As anyone who has been following the airline industry knows, the US and Gulf carriers have been battling over Open Skies for well over a year now. The US carriers argue that the Gulf carriers are subsidized, and therefore shouldn’t be able to compete under a treaty intended to promote free trade and competition.
Meanwhile the Gulf carriers complain that the US airlines are just whiny and have a double standard, given that they’ve benefitted from endless government subsidies as well, and are turning record profits.
Emirates has a flight they operate from Dubai to New York via Milan. This is a fifth freedom flight, meaning they can transport passengers exclusively between New York and Milan. This is the route the other airlines in the market — Alitalia, Delta, and United — have been fighting against, and in the past an Italian court even considered taking away Emirates’ right to operate the route.
Emirates A380 flying between New York and Milan
So while Emirates would love to expand with similar flights, they’re getting opposition from most European countries, given that they’re protective of their own airlines. Well, except one country — Hungary. Hungary is basically welcoming Emirates with open arms, encouraging them to use Budapest as a transatlantic hub.
Budapest is one of the largest cities in Europe without any transatlantic flights. American used to fly to Budapest, though that flight was discontinued. Furthermore, Hungary’s airline, MALEV, went out of business in 2012.
Per Al Arabiya:
Although no formal announcement has been made, it looks increasingly likely that Dubai’s flag-carrier, Emirates Airline, will soon launch nonstop flights from the Hungarian capital Budapest to America.
In the battle over Open Skies, the argument is always made that the Gulf carriers are simply trying to flood markets with over capacity. That argument can’t really be made here, since they’d be serving a market which no other airline is willing to operate in. I’m sure there will still be plenty of opposition, but it’s tougher to justify complaints in this instance.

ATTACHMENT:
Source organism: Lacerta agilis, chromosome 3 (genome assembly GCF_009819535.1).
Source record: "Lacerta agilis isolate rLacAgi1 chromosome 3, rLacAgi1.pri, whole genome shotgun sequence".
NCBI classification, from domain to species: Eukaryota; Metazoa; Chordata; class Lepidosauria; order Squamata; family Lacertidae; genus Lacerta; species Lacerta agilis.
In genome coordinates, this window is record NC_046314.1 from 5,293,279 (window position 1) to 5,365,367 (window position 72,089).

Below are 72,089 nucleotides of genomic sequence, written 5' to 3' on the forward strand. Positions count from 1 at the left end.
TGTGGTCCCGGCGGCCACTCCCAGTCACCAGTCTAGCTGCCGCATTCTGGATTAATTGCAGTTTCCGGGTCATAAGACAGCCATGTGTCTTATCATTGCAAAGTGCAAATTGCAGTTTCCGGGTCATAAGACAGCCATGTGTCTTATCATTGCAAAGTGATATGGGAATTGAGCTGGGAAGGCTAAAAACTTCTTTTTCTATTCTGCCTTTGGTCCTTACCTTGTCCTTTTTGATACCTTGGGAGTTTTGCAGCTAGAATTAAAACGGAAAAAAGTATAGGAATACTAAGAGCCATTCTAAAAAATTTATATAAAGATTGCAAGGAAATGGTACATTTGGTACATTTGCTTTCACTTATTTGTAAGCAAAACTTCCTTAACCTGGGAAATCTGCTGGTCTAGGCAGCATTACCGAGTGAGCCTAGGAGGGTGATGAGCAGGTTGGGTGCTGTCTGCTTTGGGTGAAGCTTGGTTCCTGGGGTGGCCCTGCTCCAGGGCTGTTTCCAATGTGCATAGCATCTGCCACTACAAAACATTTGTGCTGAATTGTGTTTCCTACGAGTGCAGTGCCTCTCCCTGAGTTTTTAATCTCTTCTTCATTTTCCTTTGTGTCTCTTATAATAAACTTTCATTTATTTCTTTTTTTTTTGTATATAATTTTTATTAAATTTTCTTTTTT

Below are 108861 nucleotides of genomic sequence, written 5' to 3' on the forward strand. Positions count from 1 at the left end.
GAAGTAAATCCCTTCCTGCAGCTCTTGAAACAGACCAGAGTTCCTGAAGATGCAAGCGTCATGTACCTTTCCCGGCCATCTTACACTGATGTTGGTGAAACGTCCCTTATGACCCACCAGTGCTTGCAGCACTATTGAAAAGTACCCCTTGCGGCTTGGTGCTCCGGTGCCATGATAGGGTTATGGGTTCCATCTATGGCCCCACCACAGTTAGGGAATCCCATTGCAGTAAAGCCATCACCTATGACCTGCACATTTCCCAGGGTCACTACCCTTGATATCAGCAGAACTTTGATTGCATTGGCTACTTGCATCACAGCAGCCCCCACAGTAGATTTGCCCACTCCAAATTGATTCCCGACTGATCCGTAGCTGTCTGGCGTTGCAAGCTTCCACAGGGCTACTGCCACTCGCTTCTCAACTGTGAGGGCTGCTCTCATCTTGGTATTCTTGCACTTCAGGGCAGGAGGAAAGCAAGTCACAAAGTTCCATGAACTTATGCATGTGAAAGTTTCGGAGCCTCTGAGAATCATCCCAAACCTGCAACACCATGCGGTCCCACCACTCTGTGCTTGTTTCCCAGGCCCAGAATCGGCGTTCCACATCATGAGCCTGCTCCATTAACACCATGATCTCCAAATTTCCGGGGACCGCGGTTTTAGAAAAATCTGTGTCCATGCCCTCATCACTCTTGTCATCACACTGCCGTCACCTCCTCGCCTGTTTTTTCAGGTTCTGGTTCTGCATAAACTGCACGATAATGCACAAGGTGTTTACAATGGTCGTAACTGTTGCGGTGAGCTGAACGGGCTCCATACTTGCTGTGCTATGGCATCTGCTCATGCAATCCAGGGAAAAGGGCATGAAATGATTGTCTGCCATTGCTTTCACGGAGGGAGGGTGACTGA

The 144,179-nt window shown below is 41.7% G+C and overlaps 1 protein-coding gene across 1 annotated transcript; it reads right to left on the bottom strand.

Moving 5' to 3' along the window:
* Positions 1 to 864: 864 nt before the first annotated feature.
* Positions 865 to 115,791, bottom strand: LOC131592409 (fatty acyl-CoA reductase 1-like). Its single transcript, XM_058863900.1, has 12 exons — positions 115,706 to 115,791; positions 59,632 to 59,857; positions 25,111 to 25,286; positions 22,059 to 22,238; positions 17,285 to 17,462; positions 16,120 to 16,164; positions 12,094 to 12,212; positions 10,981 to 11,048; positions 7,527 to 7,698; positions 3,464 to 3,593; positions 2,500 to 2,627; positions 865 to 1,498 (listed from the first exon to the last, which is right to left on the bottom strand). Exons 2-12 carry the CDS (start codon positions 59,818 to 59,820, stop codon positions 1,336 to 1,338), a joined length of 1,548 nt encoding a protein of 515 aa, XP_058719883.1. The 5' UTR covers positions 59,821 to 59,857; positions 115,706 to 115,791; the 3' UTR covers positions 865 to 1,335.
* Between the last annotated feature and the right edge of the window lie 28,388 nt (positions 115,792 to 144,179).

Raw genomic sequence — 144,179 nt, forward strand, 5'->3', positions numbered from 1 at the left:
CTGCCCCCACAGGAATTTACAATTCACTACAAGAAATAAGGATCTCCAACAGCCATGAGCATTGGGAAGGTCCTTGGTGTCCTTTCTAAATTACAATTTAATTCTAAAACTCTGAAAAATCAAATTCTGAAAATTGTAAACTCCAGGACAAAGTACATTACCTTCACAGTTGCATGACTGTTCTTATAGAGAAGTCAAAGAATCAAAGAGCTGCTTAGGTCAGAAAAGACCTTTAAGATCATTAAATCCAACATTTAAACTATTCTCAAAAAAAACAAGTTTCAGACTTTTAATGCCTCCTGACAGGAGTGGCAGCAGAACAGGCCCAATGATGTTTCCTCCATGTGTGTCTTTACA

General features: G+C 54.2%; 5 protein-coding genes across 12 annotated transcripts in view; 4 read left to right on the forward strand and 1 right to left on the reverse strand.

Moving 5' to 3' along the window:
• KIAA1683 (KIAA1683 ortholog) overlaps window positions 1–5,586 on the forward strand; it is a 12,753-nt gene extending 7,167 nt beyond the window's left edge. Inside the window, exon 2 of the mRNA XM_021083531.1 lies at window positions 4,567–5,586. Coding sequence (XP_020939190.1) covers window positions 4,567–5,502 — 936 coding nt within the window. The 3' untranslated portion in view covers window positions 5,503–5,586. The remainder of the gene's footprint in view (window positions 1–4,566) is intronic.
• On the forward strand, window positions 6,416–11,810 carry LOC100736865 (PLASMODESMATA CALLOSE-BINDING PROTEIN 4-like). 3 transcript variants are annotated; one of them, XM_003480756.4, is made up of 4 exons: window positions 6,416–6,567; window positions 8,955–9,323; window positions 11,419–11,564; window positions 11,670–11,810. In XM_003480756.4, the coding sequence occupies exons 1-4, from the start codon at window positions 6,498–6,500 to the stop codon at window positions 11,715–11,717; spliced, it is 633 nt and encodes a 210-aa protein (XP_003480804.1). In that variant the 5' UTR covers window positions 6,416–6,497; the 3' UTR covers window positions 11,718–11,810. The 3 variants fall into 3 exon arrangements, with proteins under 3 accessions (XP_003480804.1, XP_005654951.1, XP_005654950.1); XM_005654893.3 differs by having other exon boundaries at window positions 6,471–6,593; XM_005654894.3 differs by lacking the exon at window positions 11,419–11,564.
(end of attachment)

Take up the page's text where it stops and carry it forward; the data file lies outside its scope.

On the other hand, though, I’m not sure I totally see the upside for Emirates:
- Emirates doesn’t have the ability to get any connecting traffic from Budapest, so unless passengers are connecting from Dubai, this will be all origin & destination traffic; contrast that to Emirates in Seattle and Los Angeles (where they partner with Alaska), or in various other US cities (where they partner with JetBlue)
- If this route is simply meant as a way for Emirates to increase US capacity, I don’t see the advantage of this over their existing routes, given that their US flights are far from full as it is
- Admittedly Emirates is hoping to pick up some local traffic in Budapest, though it seems that wouldn’t be especially high yielding traffic; if markets like New York to Budapest were profitable, there’s no doubt a US carrier would be operating the route nonstop
My guess is that this really would be more of an ideological route, where Emirates is taking advantage of any opportunity they can to expand their fifth freedom flights to the US. And with how efficiently Emirates operates, it might not be an unprofitable route — when you combine the (presumably low yielding) demand out of Budapest with connecting traffic, they could probably achieve decent load factors.
This situation is noteworthy because Hungary would be one of the few European countries to welcome Emirates with open arms. And frankly there’s not a very good argument against Emirates offering flights between the US and Hungary, at least from the perspective of the two countries. I don’t totally see a huge upside for Emirates, other than further expanding their fifth freedom footprint.
What do you make of Emirates using Budapest as a transatlantic focus city for fifth freedom flights?
(Tip of the hat to Wandering Aramean)